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Invisible Spectatorship in Tokyo Story (1953)

Invisible Spectatorship in Tokyo Story (1953)

Tokyo Story (1953)

Tokyo Story (dir. Yasujirō Ozu, 1953), a phenomenal film with a simple story framed by Japanese minimalism, tells the story of Shūkichi and Tomi Hirayama, a retired couple from Onomichi, south-west Japan, who decide to travel to visit their children in Tokyo.

The film takes a tragic turn when the parents are sent to a hot spring resort after no one seems to have time for them except for their daughter-in-law, Noriko. The misguided decision comes as a result of life’s unpredictability, as Tomi falls ill and passes away. Made almost a decade after the Second World War, Tokyo Story is an introduction to Yasujirō Ozu’s unique style, presenting a story of loss and disenchantment that focuses on the fragility of time and exemplifies Ozu’s distinctive cinematic gaze: low camera angles, 180-degree cuts, overlapping shots, and the absence of camera movements. Ozu’s principal focus throughout is on how ordinary human emotions are portrayed in a changing family — a theme that has grown in importance and relevance over time — and throughout the film, Ozu expertly displays visual stillness, narrative emptiness, and dialogic pauses, largely thanks to his unique visual style (the gaze of the camera), which always conveys more information than the direct narration alone. This opens the door to the spectator to question what it means to be a spectator in the story of Ozu’s carefully crafted masterpiece?

In Tokyo Story, the entire frame represents the gaze and it is Ozu’s central concern. It is the point at which the spectator’s desire is fully realised. Ozu wanted self-aware images that can stand alone, images that take into account our desires; there is nothing else beyond the frame, everything is the shot (which he himself referred to as the “basic unit of construction”). The camera in Tokyo Story is a constant observer — and therefore, by extension, so are we. This is achieved firstly by positioning the camera at a low height and specifically implementing a 50mm lens. The camera positioning around three feet above the floor replicates the perspective of an observer seated on a tatami mat,  connoting the implicit figure of an invisible spectator. Throughout the film, the use of low-angle perspectives and the 50mm lens — the lens closest to our natural sight —invites viewers to feel like a participant in the narrative, providing a means of cinematising reality and drawing us in as active spectators. Ozu does not dictate the gaze of the audience, but instead allows for this active spectator to determine this themselves.However, he does supply the means to ensure we are involved; for example, he places the audience at different angles in the characters’ conversations, so actors frequently appear to directly address the camera — reflecting a sort of cinematic gaze.


While this can be unsettling at first, it provides a sense of familiarity and intimacy with the characters: we are caught in what we see and are unable to separate ourselves from it. When the camera stays in place for longer than is comfortable, we are provided the time to remain in Ozu’s universe, free of the pressures of action or speech and free to think about the space itself, who has occupied it before, and who will occupy it next. These motionless movements provide a soothing rhythm. In the role of spectators, we are given the responsibility of intimate witnesses, attested to the truthfulness of the action, and held partially responsible for the outcome of it. We also meet gaze in cutaway scenes. As the camera lingers for a moment while the characters are out of sight from the familiar surroundings in order to draw attention to the emptiness of the left-over space, the viewer imagines he or she is no longer merely a spectator. The scenes themselves seem as if they are speaking directly to us. This is another way Ozu allows space for reflection, by enhancing the importance of the space the characters live in and inhabit, and by inviting us as spectators to consider our own gaze and relationship with the film.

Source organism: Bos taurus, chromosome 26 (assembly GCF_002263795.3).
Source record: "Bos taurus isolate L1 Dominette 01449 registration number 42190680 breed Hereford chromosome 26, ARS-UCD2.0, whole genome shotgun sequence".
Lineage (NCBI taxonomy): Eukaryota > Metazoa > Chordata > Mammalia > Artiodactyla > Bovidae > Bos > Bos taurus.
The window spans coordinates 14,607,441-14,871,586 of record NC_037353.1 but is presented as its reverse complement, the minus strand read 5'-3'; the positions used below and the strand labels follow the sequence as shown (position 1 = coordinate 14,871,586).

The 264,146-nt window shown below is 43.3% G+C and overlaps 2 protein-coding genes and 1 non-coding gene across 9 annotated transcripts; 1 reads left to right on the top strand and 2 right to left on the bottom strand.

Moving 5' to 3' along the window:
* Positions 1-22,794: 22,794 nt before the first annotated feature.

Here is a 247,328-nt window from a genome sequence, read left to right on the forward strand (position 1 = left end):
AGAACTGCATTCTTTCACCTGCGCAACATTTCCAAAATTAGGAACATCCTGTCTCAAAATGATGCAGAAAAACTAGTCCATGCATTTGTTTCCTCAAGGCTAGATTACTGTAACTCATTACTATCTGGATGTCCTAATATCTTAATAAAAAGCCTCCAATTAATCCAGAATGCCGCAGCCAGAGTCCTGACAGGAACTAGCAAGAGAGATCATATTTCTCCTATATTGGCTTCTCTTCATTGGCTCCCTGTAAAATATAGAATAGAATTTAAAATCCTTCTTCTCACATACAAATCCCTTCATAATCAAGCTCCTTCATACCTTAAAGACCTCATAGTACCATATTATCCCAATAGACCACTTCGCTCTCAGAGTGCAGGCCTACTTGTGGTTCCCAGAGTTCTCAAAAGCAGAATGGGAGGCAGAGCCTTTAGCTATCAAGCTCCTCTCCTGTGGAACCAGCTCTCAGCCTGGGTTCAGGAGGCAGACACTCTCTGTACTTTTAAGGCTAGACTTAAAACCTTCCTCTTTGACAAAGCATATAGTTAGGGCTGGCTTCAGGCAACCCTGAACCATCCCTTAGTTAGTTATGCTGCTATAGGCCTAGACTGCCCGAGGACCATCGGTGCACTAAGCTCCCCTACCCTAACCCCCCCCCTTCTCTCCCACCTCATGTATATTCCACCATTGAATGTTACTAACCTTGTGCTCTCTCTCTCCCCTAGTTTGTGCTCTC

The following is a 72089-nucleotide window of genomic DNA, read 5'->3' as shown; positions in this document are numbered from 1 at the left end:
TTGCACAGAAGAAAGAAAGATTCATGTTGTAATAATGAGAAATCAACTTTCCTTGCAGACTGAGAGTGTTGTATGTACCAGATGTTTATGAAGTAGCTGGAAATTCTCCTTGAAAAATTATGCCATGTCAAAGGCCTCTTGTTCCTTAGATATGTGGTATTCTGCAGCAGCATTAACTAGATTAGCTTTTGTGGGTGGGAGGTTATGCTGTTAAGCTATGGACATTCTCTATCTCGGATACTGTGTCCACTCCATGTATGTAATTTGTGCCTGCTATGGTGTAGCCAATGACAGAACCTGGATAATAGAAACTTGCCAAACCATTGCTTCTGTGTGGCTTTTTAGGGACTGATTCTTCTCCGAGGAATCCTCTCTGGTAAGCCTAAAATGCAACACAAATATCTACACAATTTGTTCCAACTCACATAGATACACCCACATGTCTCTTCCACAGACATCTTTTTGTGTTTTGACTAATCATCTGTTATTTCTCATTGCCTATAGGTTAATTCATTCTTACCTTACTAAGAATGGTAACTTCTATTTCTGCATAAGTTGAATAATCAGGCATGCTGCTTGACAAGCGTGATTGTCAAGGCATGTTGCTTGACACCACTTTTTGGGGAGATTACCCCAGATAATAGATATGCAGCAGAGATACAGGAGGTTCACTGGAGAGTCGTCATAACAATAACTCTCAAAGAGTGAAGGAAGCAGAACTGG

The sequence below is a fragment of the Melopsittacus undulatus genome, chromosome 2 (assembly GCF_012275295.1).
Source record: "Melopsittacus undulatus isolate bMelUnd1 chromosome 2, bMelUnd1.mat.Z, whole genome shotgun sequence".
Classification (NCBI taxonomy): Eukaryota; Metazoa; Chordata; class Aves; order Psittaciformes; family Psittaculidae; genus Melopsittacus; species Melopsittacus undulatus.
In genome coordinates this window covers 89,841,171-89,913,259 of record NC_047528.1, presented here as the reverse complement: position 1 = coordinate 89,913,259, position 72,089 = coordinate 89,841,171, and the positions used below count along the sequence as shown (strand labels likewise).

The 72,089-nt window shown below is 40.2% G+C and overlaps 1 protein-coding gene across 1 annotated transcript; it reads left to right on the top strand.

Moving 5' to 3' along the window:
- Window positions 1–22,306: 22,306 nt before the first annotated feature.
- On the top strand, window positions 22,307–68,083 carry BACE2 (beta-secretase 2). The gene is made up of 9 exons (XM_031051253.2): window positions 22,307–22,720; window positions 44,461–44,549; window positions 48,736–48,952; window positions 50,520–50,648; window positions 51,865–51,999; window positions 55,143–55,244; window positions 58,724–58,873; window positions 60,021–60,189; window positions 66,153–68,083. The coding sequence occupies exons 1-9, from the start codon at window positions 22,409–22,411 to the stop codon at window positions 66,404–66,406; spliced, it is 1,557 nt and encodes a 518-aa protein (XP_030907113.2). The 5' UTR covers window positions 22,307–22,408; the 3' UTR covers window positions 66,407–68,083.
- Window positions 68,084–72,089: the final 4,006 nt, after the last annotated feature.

From a narrative perspective, Ozu anchors the gaze by establishing the couple, Shūkichi and Tomi Hirayama, as intrusions not only on their children’s lives but also on the spectator’s. Since the couple shows no desires of their own within the film, they occupy the visible field without contributing to it in any way. In our view, the couple are no longer worthy of compassion but seen from the perspective of their children, who want nothing to do with them. This is what makes the film so exceptional. By showing the elderly couple as a constant presence disrupting the children’s life, Ozu prevents the spectator from feeling sympathy for the couple. The spectator’s desire manifests itself when viewers believe that they can make a difference. This is truly contemplative cinema because it portrays the inevitability of life, but also because viewers can feel it mirrors their own experience.


To Ozu, the gaze is a means of indicating the spectator’s responsibility for structuring what is on screen. By demonstrating the possibility of having a subjective view of the story, he challenges a fundamental aspect of filmic spectatorship. A perfect portrait of Ozu’s Japanese identity and perfectionism, Tokyo Story displays a distinct look that belongs solely to the director. It is a tragic cycle, a story about an aging couple realising that their family no longer needs them. Tokyo Story succeeds in its simplicity. It is a film that delivers a feeling of never intruding, but of simply witnessing the events unfold. Ozu simply wants to look at life and allow us to do the same.

Written for The Film Dispatch by Veronica Silvestre.     




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